After going largely untouched for decades, the U.S. Department of Education is planning to propose new rules this summer for one of the main laws affecting students with disabilities.

The agency said it will issue a proposal in August to amend the regulations implementing Section 504 of the Rehabilitation Act of 1973. The law prohibits disability discrimination at schools and in other programs that receive federal funding.

In particular, Section 504 mandates that students with disabilities be provided a free appropriate public education and various types of accommodations.

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Many young people qualify for services under both the Individuals with Disabilities Education Act and Section 504, though more than 1.38 million students were covered by Section 504 alone as of the 2017-2018 school year, federal civil rights data shows.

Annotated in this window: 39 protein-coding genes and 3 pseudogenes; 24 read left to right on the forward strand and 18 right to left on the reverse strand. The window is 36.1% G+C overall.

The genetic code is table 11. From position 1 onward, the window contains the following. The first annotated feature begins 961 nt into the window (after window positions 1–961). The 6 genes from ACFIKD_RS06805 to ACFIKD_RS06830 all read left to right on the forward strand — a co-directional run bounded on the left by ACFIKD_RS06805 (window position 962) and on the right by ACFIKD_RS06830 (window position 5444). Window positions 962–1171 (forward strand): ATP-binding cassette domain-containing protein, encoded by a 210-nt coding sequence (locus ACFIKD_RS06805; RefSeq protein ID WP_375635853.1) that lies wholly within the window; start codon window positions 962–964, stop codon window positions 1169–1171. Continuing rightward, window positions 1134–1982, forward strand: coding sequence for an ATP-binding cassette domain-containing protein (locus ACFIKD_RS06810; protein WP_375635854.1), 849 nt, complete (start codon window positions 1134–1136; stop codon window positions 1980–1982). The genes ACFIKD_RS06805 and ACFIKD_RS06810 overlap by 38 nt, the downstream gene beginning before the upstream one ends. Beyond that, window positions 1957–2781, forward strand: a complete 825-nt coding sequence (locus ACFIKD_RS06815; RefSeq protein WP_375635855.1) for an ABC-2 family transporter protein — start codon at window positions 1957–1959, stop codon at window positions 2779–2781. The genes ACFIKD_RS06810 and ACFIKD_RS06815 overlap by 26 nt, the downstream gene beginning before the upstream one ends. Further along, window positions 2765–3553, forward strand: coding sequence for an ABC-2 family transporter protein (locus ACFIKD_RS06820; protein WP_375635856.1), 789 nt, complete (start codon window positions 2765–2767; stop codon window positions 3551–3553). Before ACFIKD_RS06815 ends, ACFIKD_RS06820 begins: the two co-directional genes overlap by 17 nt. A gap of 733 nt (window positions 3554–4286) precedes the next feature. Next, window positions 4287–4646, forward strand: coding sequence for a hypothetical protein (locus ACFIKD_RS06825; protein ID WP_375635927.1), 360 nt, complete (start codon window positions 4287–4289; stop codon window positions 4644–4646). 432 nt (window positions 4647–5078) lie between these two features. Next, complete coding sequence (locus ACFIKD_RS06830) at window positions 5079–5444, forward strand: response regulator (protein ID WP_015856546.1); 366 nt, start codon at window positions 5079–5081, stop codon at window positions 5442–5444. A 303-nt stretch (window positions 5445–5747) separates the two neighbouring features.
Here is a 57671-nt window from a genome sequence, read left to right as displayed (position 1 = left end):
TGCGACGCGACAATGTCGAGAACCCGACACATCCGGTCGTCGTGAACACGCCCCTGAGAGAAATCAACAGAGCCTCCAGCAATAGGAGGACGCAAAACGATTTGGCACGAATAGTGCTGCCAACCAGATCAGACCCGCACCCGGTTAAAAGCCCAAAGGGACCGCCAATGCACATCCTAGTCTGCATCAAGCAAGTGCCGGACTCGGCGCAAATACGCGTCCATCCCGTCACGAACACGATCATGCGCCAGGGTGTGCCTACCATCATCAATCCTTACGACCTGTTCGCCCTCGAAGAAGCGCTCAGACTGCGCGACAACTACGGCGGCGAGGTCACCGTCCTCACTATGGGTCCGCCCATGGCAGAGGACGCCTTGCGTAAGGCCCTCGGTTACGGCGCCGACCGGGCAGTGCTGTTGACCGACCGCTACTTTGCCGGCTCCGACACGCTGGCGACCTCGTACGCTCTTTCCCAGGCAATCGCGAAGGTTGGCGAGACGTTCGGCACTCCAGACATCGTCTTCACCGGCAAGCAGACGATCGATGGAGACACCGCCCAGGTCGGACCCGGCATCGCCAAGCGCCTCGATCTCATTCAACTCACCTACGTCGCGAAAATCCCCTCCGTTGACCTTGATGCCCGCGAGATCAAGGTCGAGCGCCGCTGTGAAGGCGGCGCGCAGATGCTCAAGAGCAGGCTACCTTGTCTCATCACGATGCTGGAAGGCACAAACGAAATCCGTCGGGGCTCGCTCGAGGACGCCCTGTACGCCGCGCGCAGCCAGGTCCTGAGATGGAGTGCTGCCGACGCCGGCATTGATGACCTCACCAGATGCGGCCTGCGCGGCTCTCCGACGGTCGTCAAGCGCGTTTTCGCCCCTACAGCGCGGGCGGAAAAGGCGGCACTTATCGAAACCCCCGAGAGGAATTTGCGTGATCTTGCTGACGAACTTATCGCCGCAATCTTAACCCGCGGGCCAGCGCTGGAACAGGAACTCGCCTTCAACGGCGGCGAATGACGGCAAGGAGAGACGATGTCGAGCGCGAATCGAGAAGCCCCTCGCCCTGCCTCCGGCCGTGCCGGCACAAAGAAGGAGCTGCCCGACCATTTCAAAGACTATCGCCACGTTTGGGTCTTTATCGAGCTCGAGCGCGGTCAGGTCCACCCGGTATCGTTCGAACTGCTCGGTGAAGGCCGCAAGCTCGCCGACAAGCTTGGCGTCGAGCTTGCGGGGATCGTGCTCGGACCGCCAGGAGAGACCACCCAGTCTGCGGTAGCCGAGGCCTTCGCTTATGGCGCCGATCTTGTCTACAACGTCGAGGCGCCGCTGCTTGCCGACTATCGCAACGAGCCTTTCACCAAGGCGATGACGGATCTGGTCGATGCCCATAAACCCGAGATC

The Education Department said that its rules related to Section 504 have seen little modification since 1977 and that the forthcoming proposal will reflect the priorities of the Biden-Harris administration.

A notice published in the Education Department’s unified agenda indicates that the proposed rule is expected to better align the regulations with the Americans with Disabilities Act and other civil rights laws protecting this population, update outdated language and address “persistent barriers to access for students with disabilities.”

The Education Department first signaled its intent to update Section 504 regulations last year when it sought public comment on what types of revisions should be considered and indicated that it would hold listening sessions on the topic. Feedback from those outreach efforts has been incorporated into the upcoming proposal, the agency said in a recent report.

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